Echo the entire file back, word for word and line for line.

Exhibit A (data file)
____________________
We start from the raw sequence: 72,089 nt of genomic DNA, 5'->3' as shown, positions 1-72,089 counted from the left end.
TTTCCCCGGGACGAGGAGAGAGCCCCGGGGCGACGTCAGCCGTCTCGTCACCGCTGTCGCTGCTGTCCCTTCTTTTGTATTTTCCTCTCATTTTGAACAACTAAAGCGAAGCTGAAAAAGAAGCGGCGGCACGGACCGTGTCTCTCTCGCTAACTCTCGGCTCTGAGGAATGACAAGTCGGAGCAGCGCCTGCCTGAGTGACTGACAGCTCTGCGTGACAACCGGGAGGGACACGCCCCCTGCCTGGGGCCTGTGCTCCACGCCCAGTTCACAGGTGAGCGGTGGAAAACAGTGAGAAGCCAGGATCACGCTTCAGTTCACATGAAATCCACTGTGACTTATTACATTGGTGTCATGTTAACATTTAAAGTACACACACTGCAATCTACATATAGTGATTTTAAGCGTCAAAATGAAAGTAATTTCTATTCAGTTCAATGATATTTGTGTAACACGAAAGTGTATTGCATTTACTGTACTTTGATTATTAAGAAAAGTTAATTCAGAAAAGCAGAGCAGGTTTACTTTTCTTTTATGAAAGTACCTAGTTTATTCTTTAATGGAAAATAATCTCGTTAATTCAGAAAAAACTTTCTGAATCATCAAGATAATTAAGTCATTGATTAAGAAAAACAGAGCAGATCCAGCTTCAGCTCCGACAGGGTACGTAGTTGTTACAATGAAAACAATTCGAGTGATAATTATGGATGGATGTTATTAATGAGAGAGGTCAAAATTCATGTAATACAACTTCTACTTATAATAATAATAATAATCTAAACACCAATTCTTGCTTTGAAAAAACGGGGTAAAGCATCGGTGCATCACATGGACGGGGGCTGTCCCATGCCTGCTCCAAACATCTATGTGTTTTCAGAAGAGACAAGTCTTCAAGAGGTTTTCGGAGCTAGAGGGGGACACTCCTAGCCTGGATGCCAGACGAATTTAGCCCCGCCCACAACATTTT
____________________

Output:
We start from the raw sequence: 72,089 nt of genomic DNA, 5'->3' as shown, positions 1-72,089 counted from the left end.
TTTCCCCGGGACGAGGAGAGAGCCCCGGGGCGACGTCAGCCGTCTCGTCACCGCTGTCGCTGCTGTCCCTTCTTTTGTATTTTCCTCTCATTTTGAACAACTAAAGCGAAGCTGAAAAAGAAGCGGCGGCACGGACCGTGTCTCTCTCGCTAACTCTCGGCTCTGAGGAATGACAAGTCGGAGCAGCGCCTGCCTGAGTGACTGACAGCTCTGCGTGACAACCGGGAGGGACACGCCCCCTGCCTGGGGCCTGTGCTCCACGCCCAGTTCACAGGTGAGCGGTGGAAAACAGTGAGAAGCCAGGATCACGCTTCAGTTCACATGAAATCCACTGTGACTTATTACATTGGTGTCATGTTAACATTTAAAGTACACACACTGCAATCTACATATAGTGATTTTAAGCGTCAAAATGAAAGTAATTTCTATTCAGTTCAATGATATTTGTGTAACACGAAAGTGTATTGCATTTACTGTACTTTGATTATTAAGAAAAGTTAATTCAGAAAAGCAGAGCAGGTTTACTTTTCTTTTATGAAAGTACCTAGTTTATTCTTTAATGGAAAATAATCTCGTTAATTCAGAAAAAACTTTCTGAATCATCAAGATAATTAAGTCATTGATTAAGAAAAACAGAGCAGATCCAGCTTCAGCTCCGACAGGGTACGTAGTTGTTACAATGAAAACAATTCGAGTGATAATTATGGATGGATGTTATTAATGAGAGAGGTCAAAATTCATGTAATACAACTTCTACTTATAATAATAATAATAATCTAAACACCAATTCTTGCTTTGAAAAAACGGGGTAAAGCATCGGTGCATCACATGGACGGGGGCTGTCCCATGCCTGCTCCAAACATCTATGTGTTTTCAGAAGAGACAAGTCTTCAAGAGGTTTTCGGAGCTAGAGGGGGACACTCCTAGCCTGGATGCCAGACGAATTTAGCCCCGCCCACAACATTTT